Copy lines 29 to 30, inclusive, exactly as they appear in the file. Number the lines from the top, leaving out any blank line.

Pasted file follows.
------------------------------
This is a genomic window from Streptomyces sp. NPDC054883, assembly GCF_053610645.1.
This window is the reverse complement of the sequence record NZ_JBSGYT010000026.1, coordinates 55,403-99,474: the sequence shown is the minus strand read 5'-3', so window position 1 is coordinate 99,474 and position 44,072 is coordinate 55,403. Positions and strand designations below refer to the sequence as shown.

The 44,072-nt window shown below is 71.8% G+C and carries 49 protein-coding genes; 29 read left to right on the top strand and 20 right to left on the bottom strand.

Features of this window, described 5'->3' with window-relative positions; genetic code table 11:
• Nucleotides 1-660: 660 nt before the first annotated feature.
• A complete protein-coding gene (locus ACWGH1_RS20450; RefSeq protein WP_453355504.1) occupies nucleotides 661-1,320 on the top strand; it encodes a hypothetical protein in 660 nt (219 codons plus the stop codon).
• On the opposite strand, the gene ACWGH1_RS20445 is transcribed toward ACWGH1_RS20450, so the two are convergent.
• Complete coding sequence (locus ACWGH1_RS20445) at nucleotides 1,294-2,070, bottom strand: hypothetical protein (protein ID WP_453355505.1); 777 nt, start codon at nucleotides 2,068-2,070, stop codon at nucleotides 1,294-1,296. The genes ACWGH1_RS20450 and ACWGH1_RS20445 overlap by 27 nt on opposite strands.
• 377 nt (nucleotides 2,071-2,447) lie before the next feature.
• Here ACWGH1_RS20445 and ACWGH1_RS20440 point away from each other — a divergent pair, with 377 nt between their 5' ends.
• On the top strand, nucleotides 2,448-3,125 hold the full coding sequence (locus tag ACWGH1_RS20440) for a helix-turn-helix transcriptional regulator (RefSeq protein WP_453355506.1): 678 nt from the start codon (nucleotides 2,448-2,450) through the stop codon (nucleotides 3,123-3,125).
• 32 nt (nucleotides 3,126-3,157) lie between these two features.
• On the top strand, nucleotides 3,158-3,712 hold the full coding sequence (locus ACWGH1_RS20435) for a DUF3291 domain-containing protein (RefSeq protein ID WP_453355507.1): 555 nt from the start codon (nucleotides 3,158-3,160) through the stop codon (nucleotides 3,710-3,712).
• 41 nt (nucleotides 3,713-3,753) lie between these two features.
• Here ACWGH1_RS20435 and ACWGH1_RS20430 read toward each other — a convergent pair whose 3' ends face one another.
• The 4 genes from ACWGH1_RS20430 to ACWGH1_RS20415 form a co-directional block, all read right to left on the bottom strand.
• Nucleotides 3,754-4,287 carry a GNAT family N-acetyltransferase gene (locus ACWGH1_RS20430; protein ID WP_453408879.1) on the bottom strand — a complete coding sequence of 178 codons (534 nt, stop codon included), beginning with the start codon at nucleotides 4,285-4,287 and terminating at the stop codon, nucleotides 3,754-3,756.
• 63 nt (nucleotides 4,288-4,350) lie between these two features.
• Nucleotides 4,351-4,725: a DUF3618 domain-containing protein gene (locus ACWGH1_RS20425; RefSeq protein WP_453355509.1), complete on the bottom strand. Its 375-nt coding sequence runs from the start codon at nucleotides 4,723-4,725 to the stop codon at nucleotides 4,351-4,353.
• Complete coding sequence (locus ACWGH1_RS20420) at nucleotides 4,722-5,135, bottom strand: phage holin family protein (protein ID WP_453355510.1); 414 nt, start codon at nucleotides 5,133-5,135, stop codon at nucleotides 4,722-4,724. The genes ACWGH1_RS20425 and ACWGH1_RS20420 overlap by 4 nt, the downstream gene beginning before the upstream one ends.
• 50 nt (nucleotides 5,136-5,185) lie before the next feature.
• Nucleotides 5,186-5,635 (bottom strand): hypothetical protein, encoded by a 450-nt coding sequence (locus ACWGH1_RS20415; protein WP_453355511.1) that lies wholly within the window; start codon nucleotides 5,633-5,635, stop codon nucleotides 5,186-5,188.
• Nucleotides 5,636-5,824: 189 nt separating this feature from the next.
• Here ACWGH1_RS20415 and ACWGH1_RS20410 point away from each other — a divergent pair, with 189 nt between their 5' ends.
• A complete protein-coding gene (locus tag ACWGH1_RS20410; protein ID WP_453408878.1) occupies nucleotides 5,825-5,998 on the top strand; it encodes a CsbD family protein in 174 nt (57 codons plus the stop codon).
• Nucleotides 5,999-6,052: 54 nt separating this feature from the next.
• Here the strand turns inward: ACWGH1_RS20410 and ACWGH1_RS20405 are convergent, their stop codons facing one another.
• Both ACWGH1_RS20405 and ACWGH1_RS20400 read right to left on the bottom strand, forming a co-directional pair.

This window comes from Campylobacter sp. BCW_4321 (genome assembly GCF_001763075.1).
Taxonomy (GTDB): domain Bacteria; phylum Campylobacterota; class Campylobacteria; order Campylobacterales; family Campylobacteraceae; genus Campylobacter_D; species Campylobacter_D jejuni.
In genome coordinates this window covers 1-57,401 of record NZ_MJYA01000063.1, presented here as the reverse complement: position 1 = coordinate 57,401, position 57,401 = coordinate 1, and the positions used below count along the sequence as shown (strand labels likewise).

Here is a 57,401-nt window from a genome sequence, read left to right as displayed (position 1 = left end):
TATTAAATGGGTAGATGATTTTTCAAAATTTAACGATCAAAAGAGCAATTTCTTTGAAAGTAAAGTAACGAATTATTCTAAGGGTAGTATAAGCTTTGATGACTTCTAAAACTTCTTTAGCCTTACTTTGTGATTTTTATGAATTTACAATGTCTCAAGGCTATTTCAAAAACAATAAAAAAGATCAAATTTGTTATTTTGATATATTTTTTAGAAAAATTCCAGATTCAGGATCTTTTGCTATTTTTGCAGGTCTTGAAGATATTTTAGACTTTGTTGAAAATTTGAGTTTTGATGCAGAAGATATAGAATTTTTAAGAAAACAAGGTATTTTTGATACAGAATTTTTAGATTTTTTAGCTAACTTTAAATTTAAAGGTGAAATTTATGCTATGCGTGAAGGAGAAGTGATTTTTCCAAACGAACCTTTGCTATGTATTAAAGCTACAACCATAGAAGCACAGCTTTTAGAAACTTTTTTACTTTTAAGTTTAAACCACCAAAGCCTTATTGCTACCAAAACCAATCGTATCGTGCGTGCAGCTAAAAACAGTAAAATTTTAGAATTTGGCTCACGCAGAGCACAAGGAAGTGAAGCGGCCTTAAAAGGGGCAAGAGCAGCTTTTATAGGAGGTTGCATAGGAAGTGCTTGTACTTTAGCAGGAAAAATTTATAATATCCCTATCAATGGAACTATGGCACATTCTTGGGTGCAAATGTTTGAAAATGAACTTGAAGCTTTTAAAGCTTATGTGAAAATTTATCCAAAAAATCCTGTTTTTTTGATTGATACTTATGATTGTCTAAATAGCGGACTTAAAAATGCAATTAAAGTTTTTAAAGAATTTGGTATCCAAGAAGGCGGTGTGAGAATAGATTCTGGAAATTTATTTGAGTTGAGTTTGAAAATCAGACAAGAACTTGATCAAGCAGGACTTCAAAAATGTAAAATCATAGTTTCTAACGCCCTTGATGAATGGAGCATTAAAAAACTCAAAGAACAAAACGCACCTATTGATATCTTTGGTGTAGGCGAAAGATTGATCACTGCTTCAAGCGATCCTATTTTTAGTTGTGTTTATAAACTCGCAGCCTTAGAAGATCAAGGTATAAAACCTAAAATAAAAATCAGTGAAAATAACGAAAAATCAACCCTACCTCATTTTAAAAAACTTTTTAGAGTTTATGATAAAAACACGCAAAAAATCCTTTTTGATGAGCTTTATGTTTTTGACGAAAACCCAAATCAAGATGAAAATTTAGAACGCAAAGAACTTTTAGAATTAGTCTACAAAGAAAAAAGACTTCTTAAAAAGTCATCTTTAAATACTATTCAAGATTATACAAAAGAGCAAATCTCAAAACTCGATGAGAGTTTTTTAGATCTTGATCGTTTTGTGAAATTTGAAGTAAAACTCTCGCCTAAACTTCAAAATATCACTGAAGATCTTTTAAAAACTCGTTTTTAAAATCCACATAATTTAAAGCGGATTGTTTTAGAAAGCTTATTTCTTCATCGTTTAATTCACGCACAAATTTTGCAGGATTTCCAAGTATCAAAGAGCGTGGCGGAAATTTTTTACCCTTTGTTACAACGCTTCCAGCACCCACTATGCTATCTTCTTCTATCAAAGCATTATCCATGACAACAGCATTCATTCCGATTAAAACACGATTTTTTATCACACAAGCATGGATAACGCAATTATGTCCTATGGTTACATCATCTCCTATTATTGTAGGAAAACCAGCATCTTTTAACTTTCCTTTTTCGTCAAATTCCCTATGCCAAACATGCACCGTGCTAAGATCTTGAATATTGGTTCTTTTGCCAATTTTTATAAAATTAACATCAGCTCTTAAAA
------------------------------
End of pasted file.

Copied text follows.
This window comes from Campylobacter sp. BCW_4321 (genome assembly GCF_001763075.1).
Taxonomy (GTDB): domain Bacteria; phylum Campylobacterota; class Campylobacteria; order Campylobacterales; family Campylobacteraceae; genus Campylobacter_D; species Campylobacter_D jejuni.